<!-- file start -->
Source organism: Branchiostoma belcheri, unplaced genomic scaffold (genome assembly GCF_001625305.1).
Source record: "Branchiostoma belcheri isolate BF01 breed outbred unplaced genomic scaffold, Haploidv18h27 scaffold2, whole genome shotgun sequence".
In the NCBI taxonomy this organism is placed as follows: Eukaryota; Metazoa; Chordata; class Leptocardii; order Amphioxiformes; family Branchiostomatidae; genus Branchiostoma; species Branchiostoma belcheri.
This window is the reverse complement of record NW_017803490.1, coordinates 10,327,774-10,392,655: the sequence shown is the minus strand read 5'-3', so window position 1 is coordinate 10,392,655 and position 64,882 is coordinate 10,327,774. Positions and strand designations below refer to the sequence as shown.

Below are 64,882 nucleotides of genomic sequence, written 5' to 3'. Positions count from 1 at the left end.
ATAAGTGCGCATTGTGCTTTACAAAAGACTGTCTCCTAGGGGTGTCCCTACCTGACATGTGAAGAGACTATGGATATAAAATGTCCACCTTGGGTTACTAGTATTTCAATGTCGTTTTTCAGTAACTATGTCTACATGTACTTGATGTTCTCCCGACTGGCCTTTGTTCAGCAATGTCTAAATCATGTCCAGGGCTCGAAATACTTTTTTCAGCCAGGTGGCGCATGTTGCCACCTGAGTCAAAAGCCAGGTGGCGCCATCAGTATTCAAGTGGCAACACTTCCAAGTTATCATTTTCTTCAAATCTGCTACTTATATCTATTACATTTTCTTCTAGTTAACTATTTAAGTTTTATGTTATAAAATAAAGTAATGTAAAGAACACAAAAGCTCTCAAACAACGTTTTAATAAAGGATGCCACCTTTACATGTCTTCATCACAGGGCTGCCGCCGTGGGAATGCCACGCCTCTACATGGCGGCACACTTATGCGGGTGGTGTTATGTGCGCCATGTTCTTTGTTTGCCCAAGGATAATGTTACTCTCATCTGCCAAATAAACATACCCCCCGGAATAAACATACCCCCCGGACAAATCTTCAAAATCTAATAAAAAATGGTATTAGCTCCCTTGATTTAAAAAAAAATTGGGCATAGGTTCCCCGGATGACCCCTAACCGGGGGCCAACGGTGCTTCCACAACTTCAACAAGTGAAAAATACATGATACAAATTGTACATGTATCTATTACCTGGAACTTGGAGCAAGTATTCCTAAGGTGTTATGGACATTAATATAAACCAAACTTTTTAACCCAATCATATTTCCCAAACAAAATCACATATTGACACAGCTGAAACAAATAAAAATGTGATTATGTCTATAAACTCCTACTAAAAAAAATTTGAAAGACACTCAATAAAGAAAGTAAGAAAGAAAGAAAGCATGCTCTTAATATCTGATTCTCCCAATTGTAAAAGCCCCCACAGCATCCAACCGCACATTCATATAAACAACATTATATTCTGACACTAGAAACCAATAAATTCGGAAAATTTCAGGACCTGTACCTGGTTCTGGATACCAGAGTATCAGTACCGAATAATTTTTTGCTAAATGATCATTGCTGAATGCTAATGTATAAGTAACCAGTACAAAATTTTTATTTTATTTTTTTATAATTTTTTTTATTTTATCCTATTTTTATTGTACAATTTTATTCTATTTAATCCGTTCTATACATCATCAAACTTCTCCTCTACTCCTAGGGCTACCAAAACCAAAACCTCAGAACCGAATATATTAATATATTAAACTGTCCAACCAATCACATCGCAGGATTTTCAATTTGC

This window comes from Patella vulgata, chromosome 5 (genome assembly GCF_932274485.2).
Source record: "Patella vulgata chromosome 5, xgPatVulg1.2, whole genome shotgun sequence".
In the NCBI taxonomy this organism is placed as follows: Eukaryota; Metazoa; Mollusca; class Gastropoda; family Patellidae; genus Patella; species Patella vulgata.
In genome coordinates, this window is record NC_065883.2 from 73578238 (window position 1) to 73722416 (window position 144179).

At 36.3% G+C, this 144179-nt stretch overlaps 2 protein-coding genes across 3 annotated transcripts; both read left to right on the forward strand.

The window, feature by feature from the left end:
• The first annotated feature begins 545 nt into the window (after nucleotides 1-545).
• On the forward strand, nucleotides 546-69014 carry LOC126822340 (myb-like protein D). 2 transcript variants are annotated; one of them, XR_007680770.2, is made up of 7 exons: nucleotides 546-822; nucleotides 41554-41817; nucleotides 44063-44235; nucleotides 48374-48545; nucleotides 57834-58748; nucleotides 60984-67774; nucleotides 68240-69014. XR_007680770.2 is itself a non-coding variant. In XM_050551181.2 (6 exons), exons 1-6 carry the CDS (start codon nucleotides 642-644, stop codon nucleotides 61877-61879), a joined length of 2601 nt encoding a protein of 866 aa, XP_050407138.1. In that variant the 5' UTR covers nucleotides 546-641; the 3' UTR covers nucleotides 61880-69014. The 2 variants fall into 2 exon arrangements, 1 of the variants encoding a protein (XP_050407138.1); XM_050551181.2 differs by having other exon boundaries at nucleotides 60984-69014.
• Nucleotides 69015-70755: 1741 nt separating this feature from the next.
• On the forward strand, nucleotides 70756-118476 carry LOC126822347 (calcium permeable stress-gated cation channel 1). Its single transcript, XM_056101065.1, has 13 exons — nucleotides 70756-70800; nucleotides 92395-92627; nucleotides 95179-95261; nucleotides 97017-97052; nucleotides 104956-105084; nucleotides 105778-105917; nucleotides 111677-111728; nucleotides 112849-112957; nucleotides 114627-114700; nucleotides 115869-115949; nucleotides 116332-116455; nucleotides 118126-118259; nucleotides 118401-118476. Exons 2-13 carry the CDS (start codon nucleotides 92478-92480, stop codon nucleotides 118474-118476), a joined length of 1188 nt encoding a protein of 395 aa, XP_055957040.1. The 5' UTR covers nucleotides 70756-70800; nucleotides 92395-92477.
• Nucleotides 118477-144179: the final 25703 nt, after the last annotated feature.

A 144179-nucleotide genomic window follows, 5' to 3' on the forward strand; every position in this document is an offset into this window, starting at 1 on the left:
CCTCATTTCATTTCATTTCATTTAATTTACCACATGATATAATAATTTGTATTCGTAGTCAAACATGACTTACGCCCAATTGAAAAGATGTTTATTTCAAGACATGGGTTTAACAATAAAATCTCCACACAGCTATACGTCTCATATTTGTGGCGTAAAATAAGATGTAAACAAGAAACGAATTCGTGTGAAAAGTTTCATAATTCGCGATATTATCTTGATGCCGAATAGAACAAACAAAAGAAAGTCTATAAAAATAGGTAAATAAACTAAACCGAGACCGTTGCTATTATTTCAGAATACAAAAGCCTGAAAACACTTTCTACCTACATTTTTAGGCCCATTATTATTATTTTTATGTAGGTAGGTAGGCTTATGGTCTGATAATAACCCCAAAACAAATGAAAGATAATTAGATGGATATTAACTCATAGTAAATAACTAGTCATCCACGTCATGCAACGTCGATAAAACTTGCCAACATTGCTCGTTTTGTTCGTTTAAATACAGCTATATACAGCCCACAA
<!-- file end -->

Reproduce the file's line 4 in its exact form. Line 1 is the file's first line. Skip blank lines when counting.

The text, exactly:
This window is the reverse complement of record NW_017803490.1, coordinates 10,327,774-10,392,655: the sequence shown is the minus strand read 5'-3', so window position 1 is coordinate 10,392,655 and position 64,882 is coordinate 10,327,774. Positions and strand designations below refer to the sequence as shown.